Helvetia 1930/40s Pilot Watch

Helvetia started producing pilots’ watches in about 1932. They were approximately 41mm in diameter and were powered by an adapted 16 Ligne pocket watch movement the calibre 51S. Helvetia fitted these first watches witha variant of the Depollier/Brun shock protection system that they had been using since the late 1920s in their sports watches.
By the end of 1934 the 51S movement had been superseded by the slightly amended 51-10 version and the shock protection replaced with the Helvetia’s own system patented in 1929. 

 The cases were usually made of chrome plated brass and had a hinged inner and outer back cover. They also had large fixed lugs for passing through a long, wide strap that could be fastened over flying clothing if required.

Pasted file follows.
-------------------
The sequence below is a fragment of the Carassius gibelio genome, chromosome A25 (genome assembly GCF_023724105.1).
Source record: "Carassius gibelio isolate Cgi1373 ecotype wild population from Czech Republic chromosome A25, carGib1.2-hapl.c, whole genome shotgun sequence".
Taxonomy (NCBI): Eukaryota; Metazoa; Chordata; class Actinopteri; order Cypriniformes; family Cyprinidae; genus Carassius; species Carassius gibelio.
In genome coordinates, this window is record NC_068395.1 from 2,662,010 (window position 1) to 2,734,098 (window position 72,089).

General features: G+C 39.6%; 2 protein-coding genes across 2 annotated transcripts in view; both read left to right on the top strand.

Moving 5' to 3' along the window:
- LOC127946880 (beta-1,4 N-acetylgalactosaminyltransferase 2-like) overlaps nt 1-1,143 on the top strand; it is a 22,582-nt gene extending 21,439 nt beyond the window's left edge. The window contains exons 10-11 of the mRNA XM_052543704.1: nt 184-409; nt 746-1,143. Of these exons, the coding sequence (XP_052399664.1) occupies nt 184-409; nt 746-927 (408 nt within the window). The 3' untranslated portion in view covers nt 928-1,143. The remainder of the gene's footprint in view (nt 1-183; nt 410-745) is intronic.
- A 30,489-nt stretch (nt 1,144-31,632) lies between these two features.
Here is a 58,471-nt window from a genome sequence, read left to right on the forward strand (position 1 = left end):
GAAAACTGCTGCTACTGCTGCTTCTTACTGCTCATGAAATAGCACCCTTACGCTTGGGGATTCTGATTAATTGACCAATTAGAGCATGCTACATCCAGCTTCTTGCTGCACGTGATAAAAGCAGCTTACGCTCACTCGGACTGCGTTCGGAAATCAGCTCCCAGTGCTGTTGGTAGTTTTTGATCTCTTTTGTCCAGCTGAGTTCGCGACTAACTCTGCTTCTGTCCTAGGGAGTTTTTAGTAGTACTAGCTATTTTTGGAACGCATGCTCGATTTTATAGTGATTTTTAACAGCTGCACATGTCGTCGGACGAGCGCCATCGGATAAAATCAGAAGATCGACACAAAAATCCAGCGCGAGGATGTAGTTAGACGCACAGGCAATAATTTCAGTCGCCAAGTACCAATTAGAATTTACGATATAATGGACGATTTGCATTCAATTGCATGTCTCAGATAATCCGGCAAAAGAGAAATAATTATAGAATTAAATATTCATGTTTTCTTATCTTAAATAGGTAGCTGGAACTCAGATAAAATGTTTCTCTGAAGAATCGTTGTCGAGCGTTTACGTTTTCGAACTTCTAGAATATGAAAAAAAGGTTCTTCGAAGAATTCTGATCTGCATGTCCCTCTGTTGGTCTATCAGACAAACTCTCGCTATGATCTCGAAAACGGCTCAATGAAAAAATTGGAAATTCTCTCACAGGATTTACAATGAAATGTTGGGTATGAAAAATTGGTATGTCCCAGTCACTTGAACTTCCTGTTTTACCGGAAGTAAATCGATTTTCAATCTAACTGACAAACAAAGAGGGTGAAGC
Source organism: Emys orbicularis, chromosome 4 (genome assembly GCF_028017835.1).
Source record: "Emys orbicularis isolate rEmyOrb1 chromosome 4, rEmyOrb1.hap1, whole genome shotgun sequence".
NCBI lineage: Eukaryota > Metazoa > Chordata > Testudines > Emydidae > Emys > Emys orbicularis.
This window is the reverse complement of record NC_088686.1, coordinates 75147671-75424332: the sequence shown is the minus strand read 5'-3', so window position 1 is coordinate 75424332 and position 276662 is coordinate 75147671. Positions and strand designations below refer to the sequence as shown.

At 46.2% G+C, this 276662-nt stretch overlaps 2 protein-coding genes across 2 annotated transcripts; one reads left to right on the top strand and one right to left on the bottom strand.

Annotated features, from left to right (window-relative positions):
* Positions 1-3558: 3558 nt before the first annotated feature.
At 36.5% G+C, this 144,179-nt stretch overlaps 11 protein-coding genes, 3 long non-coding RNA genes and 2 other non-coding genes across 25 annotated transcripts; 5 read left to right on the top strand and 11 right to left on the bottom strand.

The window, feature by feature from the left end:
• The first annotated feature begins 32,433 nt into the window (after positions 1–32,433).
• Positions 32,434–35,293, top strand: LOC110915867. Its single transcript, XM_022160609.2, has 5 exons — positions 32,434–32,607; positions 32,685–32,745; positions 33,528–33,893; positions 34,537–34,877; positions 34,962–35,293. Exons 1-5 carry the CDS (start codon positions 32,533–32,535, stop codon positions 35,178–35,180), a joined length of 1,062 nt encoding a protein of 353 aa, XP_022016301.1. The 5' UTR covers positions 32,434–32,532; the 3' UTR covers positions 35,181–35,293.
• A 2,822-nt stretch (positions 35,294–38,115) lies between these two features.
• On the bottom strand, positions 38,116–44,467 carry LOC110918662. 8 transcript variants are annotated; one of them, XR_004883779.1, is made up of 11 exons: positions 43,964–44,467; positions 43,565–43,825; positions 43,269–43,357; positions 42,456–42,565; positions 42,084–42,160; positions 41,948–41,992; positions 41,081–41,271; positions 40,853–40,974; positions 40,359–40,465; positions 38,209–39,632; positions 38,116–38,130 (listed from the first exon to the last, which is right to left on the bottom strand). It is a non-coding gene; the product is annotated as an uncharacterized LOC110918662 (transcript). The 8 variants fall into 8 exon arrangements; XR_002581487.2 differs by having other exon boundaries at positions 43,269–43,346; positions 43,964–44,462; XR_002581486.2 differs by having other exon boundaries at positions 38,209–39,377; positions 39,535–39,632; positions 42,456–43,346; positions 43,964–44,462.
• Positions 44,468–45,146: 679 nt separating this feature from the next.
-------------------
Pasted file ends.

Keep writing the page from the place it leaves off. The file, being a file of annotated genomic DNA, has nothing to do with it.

The case came in rotating and non-rotating bezel versions. The rotating bezel version had a pointer attached to the inside of the bezel under the glass. This could be used to keep track of time elapsed which was used as a navigational aid by pilots. The larger 41mm case with the rotating bezel was numbered 7011. The rotating bezels have a knurled surface to make it easier to grip the bezel for turning 

To mark this new range of watches Helvetia adapted their standard logo with the addition of a propeller. Initially this was static below the name but in January 1933 they registered their famous spinning propeller logo.

During the 1930s a variety of dials were in use but after the start of World War 2 the majority of watches seem to have been of the standard style with the numerals 1 to 12 fully illuminated and fitted with ‘Cathedral’ style hands. By the mid 1930s a thick glass crystal also started being used, this was to help minimise condensation due to the change in temperature when flying at altitude .


Year: 1939

Case: 41mm, Chrome plated

Bezel: bidirectional

Lume: Radium

Glass: mineral

Movement: 51-10

Strap: Nato-strap

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